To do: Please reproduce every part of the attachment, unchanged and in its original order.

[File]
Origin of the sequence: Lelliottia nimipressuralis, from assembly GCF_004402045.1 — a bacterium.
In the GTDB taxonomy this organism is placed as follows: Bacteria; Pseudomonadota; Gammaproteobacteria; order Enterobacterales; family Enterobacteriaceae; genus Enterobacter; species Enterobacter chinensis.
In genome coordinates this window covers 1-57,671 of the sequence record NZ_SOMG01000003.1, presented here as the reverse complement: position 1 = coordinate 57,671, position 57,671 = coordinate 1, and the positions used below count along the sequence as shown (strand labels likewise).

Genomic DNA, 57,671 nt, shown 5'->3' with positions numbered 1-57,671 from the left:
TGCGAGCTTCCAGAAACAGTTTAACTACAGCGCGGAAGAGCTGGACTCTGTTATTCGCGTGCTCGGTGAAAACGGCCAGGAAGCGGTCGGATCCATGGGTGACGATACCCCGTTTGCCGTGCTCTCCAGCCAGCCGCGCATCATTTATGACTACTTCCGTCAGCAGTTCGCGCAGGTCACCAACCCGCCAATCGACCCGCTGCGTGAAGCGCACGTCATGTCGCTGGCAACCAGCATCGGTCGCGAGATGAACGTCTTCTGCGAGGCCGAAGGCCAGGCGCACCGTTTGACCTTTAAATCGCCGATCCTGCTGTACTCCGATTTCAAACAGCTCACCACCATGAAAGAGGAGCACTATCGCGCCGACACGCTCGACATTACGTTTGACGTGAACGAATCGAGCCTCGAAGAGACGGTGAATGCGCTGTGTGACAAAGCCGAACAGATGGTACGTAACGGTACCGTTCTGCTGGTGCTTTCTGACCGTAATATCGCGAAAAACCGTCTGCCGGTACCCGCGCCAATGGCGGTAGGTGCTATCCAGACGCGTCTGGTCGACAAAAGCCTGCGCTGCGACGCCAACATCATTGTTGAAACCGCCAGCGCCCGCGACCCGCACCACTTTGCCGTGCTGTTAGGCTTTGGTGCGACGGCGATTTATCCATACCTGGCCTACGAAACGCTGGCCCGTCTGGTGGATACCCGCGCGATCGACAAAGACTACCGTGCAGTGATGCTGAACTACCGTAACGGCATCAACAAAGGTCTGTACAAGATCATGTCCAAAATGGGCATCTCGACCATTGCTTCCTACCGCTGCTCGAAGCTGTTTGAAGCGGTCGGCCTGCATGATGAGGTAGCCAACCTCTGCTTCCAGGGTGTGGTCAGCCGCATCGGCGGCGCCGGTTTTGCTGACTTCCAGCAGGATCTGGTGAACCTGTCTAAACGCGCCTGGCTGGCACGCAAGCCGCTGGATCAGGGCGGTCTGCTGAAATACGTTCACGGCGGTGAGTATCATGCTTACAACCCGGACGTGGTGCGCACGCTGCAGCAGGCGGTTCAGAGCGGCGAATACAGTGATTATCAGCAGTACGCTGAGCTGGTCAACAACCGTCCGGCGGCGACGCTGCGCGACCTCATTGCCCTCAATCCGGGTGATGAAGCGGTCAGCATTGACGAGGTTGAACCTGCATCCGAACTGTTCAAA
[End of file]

Origin of the sequence: Lelliottia nimipressuralis, from assembly GCF_004402045.1 — a bacterium.
In the GTDB taxonomy this organism is placed as follows: Bacteria; Pseudomonadota; Gammaproteobacteria; order Enterobacterales; family Enterobacteriaceae; genus Enterobacter; species Enterobacter chinensis.
In genome coordinates this window covers 1-57,671 of the sequence record NZ_SOMG01000003.1, presented here as the reverse complement: position 1 = coordinate 57,671, position 57,671 = coordinate 1, and the positions used below count along the sequence as shown (strand labels likewise).

Genomic DNA, 57,671 nt, shown 5'->3' with positions numbered 1-57,671 from the left:
TGCGAGCTTCCAGAAACAGTTTAACTACAGCGCGGAAGAGCTGGACTCTGTTATTCGCGTGCTCGGTGAAAACGGCCAGGAAGCGGTCGGATCCATGGGTGACGATACCCCGTTTGCCGTGCTCTCCAGCCAGCCGCGCATCATTTATGACTACTTCCGTCAGCAGTTCGCGCAGGTCACCAACCCGCCAATCGACCCGCTGCGTGAAGCGCACGTCATGTCGCTGGCAACCAGCATCGGTCGCGAGATGAACGTCTTCTGCGAGGCCGAAGGCCAGGCGCACCGTTTGACCTTTAAATCGCCGATCCTGCTGTACTCCGATTTCAAACAGCTCACCACCATGAAAGAGGAGCACTATCGCGCCGACACGCTCGACATTACGTTTGACGTGAACGAATCGAGCCTCGAAGAGACGGTGAATGCGCTGTGTGACAAAGCCGAACAGATGGTACGTAACGGTACCGTTCTGCTGGTGCTTTCTGACCGTAATATCGCGAAAAACCGTCTGCCGGTACCCGCGCCAATGGCGGTAGGTGCTATCCAGACGCGTCTGGTCGACAAAAGCCTGCGCTGCGACGCCAACATCATTGTTGAAACCGCCAGCGCCCGCGACCCGCACCACTTTGCCGTGCTGTTAGGCTTTGGTGCGACGGCGATTTATCCATACCTGGCCTACGAAACGCTGGCCCGTCTGGTGGATACCCGCGCGATCGACAAAGACTACCGTGCAGTGATGCTGAACTACCGTAACGGCATCAACAAAGGTCTGTACAAGATCATGTCCAAAATGGGCATCTCGACCATTGCTTCCTACCGCTGCTCGAAGCTGTTTGAAGCGGTCGGCCTGCATGATGAGGTAGCCAACCTCTGCTTCCAGGGTGTGGTCAGCCGCATCGGCGGCGCCGGTTTTGCTGACTTCCAGCAGGATCTGGTGAACCTGTCTAAACGCGCCTGGCTGGCACGCAAGCCGCTGGATCAGGGCGGTCTGCTGAAATACGTTCACGGCGGTGAGTATCATGCTTACAACCCGGACGTGGTGCGCACGCTGCAGCAGGCGGTTCAGAGCGGCGAATACAGTGATTATCAGCAGTACGCTGAGCTGGTCAACAACCGTCCGGCGGCGACGCTGCGCGACCTCATTGCCCTCAATCCGGGTGATGAAGCGGTCAGCATTGACGAGGTTGAACCTGCATCCGAACTGTTCAAA